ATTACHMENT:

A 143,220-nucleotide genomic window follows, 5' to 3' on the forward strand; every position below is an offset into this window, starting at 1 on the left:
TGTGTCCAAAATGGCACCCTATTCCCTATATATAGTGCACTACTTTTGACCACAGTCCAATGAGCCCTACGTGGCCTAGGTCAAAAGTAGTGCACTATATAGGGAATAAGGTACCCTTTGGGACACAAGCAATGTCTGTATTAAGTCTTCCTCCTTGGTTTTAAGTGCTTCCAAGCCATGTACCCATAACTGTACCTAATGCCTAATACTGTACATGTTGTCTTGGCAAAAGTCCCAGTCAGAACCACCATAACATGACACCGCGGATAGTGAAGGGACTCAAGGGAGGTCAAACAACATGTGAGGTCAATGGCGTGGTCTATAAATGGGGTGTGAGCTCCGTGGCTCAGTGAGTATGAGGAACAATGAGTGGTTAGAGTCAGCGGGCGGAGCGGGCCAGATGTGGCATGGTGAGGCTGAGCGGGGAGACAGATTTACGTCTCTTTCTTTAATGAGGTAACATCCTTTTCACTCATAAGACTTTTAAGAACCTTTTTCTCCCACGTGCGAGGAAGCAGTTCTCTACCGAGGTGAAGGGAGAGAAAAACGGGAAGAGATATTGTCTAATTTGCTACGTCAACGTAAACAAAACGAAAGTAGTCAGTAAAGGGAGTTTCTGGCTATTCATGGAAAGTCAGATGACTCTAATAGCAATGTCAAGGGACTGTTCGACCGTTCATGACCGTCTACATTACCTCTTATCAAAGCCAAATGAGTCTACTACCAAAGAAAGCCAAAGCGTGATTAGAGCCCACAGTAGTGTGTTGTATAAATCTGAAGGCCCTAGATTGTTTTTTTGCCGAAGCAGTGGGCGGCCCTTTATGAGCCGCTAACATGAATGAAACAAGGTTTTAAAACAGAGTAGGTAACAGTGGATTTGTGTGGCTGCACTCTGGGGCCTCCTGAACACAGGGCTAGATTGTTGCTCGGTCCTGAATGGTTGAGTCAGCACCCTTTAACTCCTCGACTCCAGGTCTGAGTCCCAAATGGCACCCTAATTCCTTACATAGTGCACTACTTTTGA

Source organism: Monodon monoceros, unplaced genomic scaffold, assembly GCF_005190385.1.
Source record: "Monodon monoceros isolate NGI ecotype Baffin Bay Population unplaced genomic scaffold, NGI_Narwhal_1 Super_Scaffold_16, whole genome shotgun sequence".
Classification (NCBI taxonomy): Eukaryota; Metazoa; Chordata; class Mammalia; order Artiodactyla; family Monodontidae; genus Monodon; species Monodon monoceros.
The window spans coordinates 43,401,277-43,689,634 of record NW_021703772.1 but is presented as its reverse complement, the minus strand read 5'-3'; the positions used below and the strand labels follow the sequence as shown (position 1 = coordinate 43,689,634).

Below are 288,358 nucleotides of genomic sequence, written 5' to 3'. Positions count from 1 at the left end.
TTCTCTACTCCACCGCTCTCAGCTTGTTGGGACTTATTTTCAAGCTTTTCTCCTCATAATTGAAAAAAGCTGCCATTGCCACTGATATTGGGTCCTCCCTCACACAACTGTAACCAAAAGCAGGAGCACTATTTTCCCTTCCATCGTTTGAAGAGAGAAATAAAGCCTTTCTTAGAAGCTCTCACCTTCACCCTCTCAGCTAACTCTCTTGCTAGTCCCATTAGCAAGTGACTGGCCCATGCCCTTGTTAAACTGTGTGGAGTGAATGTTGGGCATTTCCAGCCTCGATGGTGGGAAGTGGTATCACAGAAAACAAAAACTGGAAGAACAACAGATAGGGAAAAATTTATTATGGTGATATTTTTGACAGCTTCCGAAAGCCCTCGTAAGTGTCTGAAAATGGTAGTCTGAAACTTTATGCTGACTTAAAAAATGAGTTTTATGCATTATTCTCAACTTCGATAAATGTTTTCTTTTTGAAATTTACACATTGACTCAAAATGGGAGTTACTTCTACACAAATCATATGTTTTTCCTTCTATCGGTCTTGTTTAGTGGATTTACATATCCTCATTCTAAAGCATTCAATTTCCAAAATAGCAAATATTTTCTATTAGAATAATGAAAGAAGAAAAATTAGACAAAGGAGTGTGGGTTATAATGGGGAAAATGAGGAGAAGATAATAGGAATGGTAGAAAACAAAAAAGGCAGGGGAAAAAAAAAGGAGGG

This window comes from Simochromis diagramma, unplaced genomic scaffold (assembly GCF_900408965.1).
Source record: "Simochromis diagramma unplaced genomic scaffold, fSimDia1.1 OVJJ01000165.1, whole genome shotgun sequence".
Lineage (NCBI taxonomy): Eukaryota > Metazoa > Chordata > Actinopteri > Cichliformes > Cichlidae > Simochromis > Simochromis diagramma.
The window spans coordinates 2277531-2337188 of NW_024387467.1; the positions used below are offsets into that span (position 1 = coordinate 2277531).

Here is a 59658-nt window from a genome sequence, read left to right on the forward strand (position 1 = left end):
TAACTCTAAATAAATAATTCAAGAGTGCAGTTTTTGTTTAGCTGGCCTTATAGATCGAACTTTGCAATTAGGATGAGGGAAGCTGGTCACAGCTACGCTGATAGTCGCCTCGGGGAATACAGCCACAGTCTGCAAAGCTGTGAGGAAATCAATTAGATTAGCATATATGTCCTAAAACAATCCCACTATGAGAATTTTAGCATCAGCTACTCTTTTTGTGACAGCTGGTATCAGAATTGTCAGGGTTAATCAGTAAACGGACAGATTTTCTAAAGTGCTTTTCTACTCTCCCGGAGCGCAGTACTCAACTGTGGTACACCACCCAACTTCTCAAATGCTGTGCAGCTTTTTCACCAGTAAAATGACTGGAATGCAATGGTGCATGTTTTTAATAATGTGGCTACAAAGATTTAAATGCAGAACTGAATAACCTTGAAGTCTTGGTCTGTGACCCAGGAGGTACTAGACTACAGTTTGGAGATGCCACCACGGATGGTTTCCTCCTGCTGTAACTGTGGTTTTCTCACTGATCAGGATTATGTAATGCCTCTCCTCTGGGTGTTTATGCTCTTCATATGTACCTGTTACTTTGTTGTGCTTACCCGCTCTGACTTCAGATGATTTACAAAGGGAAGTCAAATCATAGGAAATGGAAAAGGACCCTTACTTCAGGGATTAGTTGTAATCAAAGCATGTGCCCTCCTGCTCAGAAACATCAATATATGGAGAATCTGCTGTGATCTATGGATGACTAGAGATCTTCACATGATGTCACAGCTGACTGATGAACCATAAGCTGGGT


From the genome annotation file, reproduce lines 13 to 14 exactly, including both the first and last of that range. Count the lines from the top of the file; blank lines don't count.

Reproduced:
Here is a 59658-nt window from a genome sequence, read left to right on the forward strand (position 1 = left end):
TAACTCTAAATAAATAATTCAAGAGTGCAGTTTTTGTTTAGCTGGCCTTATAGATCGAACTTTGCAATTAGGATGAGGGAAGCTGGTCACAGCTACGCTGATAGTCGCCTCGGGGAATACAGCCACAGTCTGCAAAGCTGTGAGGAAATCAATTAGATTAGCATATATGTCCTAAAACAATCCCACTATGAGAATTTTAGCATCAGCTACTCTTTTTGTGACAGCTGGTATCAGAATTGTCAGGGTTAATCAGTAAACGGACAGATTTTCTAAAGTGCTTTTCTACTCTCCCGGAGCGCAGTACTCAACTGTGGTACACCACCCAACTTCTCAAATGCTGTGCAGCTTTTTCACCAGTAAAATGACTGGAATGCAATGGTGCATGTTTTTAATAATGTGGCTACAAAGATTTAAATGCAGAACTGAATAACCTTGAAGTCTTGGTCTGTGACCCAGGAGGTACTAGACTACAGTTTGGAGATGCCACCACGGATGGTTTCCTCCTGCTGTAACTGTGGTTTTCTCACTGATCAGGATTATGTAATGCCTCTCCTCTGGGTGTTTATGCTCTTCATATGTACCTGTTACTTTGTTGTGCTTACCCGCTCTGACTTCAGATGATTTACAAAGGGAAGTCAAATCATAGGAAATGGAAAAGGACCCTTACTTCAGGGATTAGTTGTAATCAAAGCATGTGCCCTCCTGCTCAGAAACATCAATATATGGAGAATCTGCTGTGATCTATGGATGACTAGAGATCTTCACATGATGTCACAGCTGACTGATGAACCATAAGCTGGGT